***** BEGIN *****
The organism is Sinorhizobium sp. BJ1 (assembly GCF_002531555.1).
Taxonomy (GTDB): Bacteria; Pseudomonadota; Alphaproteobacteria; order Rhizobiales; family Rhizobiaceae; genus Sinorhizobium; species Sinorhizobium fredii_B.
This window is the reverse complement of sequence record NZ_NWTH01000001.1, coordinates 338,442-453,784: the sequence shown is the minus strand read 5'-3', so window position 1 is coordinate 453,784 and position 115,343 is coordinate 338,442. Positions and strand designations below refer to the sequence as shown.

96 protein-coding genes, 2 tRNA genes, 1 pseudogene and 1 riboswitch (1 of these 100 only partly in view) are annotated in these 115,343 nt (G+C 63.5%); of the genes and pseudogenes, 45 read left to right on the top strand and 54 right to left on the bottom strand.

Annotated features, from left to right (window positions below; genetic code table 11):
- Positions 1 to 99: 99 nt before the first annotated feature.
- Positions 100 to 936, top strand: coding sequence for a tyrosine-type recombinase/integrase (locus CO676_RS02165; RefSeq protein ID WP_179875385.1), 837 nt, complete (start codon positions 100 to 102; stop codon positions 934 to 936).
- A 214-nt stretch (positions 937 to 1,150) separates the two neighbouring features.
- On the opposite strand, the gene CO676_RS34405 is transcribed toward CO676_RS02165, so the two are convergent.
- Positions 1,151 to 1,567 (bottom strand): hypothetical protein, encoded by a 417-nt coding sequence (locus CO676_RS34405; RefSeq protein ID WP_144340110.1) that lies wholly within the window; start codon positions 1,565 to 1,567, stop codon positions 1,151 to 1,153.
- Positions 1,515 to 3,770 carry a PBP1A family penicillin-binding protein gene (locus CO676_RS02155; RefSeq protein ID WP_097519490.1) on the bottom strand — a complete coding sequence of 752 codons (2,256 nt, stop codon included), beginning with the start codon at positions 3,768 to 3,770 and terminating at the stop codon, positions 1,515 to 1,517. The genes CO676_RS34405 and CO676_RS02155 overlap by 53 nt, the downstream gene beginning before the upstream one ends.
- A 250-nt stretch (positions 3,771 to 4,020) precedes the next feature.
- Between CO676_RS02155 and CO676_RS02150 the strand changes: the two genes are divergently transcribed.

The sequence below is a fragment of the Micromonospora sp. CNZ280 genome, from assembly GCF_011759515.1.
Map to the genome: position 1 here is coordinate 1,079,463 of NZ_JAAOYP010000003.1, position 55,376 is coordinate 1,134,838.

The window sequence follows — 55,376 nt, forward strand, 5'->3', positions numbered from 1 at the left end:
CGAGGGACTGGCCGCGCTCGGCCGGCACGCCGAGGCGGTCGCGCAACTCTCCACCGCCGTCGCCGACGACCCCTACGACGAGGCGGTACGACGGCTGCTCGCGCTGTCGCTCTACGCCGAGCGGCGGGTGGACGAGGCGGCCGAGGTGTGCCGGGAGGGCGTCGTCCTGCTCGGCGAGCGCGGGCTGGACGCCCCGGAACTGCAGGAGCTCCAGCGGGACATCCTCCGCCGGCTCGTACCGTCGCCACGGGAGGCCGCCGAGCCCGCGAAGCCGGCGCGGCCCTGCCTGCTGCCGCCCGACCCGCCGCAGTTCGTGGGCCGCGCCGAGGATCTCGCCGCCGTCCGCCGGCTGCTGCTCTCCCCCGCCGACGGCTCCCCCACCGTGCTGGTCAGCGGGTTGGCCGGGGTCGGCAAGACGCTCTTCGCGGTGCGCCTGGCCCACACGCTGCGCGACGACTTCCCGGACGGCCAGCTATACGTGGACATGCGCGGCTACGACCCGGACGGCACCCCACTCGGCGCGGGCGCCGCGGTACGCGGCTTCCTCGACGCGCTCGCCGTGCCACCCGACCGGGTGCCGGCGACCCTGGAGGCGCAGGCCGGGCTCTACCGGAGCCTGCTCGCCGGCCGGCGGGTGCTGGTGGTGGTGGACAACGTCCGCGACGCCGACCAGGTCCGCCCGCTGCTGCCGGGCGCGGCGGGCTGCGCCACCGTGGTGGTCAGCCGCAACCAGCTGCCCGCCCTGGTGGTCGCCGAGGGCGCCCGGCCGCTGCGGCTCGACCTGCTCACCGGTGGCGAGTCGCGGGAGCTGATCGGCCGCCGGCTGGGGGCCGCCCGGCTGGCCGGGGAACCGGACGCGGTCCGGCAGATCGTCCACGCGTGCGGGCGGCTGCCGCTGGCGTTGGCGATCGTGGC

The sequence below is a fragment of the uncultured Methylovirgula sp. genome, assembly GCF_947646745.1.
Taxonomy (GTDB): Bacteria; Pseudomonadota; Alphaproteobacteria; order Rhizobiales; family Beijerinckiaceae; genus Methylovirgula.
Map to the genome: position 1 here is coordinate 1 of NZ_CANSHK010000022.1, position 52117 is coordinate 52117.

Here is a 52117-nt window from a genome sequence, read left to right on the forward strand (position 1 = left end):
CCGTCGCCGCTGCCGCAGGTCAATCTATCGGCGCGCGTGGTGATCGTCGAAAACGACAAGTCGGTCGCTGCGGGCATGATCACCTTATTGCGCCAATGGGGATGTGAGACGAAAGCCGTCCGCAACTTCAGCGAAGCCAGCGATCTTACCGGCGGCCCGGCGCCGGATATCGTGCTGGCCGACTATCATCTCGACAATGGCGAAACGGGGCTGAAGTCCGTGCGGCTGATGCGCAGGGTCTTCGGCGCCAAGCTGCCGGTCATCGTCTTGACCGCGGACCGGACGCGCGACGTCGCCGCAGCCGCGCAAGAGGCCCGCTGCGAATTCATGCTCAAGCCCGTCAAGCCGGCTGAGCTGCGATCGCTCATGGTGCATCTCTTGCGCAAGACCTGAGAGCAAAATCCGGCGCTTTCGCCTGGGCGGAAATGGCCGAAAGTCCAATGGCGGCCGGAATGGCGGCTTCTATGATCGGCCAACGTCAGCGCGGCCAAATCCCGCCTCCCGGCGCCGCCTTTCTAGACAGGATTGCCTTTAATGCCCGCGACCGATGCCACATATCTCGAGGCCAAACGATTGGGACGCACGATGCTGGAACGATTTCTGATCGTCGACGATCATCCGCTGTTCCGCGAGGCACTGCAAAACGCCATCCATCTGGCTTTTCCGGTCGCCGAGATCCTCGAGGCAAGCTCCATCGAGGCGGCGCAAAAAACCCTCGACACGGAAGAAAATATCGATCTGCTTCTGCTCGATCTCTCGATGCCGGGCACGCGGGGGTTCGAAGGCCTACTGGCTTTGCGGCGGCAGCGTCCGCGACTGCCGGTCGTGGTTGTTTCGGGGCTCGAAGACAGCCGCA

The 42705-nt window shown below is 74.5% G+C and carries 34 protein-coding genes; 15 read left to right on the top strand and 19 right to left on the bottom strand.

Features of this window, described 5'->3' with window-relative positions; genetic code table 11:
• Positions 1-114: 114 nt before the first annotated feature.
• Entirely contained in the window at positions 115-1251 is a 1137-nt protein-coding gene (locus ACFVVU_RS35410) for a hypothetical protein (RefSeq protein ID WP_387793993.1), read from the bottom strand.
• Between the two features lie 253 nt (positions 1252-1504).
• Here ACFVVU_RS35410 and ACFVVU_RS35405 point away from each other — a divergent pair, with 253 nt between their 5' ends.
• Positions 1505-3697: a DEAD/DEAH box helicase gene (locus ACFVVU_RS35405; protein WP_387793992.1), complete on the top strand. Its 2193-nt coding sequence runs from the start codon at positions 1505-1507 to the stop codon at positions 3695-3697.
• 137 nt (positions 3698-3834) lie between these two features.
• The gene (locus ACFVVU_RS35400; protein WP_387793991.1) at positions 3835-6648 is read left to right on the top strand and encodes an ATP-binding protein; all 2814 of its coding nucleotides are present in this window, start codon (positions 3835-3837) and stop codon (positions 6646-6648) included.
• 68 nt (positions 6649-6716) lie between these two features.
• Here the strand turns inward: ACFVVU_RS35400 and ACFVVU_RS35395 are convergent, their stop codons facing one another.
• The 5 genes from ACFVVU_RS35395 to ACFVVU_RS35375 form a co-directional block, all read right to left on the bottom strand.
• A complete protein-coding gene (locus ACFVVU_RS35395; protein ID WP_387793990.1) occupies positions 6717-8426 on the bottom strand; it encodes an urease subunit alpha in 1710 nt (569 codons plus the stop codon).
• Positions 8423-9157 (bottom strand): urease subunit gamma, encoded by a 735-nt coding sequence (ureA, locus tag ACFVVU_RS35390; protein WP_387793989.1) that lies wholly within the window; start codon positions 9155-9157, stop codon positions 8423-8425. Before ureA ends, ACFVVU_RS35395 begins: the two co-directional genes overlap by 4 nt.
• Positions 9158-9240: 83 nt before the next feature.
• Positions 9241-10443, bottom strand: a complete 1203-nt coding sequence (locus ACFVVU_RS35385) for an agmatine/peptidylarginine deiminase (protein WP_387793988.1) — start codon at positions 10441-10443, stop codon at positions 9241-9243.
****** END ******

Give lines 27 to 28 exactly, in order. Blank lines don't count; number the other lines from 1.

• Between the two features lie 253 nt (positions 1252-1504).
• Here ACFVVU_RS35410 and ACFVVU_RS35405 point away from each other — a divergent pair, with 253 nt between their 5' ends.